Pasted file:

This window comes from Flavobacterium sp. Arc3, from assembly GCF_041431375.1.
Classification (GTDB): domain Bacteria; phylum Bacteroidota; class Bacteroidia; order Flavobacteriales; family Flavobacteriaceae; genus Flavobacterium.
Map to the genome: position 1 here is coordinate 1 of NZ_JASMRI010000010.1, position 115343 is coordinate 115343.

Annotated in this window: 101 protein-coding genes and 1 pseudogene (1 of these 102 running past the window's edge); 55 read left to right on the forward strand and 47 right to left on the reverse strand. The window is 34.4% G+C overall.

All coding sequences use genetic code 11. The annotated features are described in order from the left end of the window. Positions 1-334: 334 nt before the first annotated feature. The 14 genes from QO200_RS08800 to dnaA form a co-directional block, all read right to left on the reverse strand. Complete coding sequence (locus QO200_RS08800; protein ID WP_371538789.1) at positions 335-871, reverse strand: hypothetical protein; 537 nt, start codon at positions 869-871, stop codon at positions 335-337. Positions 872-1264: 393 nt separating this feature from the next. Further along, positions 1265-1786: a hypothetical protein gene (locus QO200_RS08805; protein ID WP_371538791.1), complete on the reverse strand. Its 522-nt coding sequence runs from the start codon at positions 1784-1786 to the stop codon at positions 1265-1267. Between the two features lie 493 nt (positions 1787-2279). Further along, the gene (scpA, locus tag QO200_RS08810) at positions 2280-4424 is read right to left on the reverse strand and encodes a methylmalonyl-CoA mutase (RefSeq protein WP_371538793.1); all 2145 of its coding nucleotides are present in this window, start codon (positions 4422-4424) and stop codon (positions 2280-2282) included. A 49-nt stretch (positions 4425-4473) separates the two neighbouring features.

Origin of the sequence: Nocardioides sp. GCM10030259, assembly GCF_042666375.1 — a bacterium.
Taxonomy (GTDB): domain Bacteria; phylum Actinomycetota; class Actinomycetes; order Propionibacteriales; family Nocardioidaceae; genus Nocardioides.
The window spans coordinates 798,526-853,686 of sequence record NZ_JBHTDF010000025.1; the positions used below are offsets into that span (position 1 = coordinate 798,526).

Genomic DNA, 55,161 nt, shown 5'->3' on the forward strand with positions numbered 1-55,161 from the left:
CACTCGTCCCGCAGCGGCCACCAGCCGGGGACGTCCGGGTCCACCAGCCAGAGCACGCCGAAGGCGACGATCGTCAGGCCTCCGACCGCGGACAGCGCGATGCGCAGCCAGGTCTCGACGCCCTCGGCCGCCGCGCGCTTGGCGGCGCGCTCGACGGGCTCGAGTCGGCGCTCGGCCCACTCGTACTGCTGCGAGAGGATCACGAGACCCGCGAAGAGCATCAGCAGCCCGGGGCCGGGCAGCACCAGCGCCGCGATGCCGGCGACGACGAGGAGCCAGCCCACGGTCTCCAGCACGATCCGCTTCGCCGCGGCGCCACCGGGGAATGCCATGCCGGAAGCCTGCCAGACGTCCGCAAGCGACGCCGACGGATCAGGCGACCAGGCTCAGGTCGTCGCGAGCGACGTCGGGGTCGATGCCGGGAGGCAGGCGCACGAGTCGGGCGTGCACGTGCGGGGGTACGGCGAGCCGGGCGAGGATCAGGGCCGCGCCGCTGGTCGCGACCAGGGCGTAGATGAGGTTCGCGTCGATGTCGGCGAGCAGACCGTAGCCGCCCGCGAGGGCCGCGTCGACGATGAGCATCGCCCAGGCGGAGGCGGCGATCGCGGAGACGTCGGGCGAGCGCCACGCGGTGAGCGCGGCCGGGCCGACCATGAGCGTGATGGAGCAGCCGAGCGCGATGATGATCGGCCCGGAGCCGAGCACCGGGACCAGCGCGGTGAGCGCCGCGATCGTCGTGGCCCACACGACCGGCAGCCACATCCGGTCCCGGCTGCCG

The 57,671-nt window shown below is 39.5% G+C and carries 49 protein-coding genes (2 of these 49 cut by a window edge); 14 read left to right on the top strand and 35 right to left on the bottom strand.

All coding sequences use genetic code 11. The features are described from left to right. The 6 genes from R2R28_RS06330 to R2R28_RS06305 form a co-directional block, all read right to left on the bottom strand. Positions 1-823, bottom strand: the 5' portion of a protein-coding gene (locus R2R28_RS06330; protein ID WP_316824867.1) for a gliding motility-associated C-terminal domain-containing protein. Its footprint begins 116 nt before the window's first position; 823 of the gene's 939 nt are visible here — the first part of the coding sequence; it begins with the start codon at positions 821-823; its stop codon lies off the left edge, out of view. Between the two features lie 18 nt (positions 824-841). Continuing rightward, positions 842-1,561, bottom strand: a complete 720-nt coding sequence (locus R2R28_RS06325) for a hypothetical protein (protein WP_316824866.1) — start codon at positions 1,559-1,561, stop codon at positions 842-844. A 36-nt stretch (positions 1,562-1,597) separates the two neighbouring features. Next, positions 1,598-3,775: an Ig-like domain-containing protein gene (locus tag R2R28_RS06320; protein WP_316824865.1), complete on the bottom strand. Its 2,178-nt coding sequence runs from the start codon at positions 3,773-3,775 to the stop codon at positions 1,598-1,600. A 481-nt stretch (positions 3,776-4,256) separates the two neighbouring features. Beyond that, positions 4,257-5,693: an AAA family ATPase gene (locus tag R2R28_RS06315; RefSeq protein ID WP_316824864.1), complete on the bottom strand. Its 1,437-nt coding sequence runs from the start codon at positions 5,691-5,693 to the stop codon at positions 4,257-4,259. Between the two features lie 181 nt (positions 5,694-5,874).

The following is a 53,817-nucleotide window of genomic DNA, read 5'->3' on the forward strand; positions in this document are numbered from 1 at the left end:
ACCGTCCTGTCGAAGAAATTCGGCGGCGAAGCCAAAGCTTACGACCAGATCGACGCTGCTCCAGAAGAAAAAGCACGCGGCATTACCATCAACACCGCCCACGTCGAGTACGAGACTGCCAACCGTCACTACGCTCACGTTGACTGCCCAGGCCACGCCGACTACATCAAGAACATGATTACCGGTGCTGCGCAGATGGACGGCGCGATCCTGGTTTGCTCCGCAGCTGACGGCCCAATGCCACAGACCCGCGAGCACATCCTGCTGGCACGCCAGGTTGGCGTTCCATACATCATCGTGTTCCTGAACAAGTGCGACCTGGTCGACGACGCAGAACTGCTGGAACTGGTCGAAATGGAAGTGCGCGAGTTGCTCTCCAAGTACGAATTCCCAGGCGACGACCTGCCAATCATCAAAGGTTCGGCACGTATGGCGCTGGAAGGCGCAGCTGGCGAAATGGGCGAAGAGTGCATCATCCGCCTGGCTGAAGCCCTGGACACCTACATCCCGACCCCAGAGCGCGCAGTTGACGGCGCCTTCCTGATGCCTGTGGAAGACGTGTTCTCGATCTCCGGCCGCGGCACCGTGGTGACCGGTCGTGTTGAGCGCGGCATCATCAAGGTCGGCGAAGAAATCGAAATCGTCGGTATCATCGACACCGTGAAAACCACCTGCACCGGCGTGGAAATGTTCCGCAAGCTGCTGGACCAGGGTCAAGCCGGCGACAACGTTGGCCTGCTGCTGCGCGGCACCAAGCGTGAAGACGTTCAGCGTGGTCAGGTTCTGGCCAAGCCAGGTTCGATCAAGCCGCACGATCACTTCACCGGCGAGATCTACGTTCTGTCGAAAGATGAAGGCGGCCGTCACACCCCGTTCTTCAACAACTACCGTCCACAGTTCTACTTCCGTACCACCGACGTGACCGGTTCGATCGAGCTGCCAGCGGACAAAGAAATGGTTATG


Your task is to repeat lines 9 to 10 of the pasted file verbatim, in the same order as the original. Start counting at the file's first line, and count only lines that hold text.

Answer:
Genomic DNA, 55,161 nt, shown 5'->3' on the forward strand with positions numbered 1-55,161 from the left:
CACTCGTCCCGCAGCGGCCACCAGCCGGGGACGTCCGGGTCCACCAGCCAGAGCACGCCGAAGGCGACGATCGTCAGGCCTCCGACCGCGGACAGCGCGATGCGCAGCCAGGTCTCGACGCCCTCGGCCGCCGCGCGCTTGGCGGCGCGCTCGACGGGCTCGAGTCGGCGCTCGGCCCACTCGTACTGCTGCGAGAGGATCACGAGACCCGCGAAGAGCATCAGCAGCCCGGGGCCGGGCAGCACCAGCGCCGCGATGCCGGCGACGACGAGGAGCCAGCCCACGGTCTCCAGCACGATCCGCTTCGCCGCGGCGCCACCGGGGAATGCCATGCCGGAAGCCTGCCAGACGTCCGCAAGCGACGCCGACGGATCAGGCGACCAGGCTCAGGTCGTCGCGAGCGACGTCGGGGTCGATGCCGGGAGGCAGGCGCACGAGTCGGGCGTGCACGTGCGGGGGTACGGCGAGCCGGGCGAGGATCAGGGCCGCGCCGCTGGTCGCGACCAGGGCGTAGATGAGGTTCGCGTCGATGTCGGCGAGCAGACCGTAGCCGCCCGCGAGGGCCGCGTCGACGATGAGCATCGCCCAGGCGGAGGCGGCGATCGCGGAGACGTCGGGCGAGCGCCACGCGGTGAGCGCGGCCGGGCCGACCATGAGCGTGATGGAGCAGCCGAGCGCGATGATGATCGGCCCGGAGCCGAGCACCGGGACCAGCGCGGTGAGCGCCGCGATCGTCGTGGCCCACACGACCGGCAGCCACATCCGGTCCCGGCTGCCG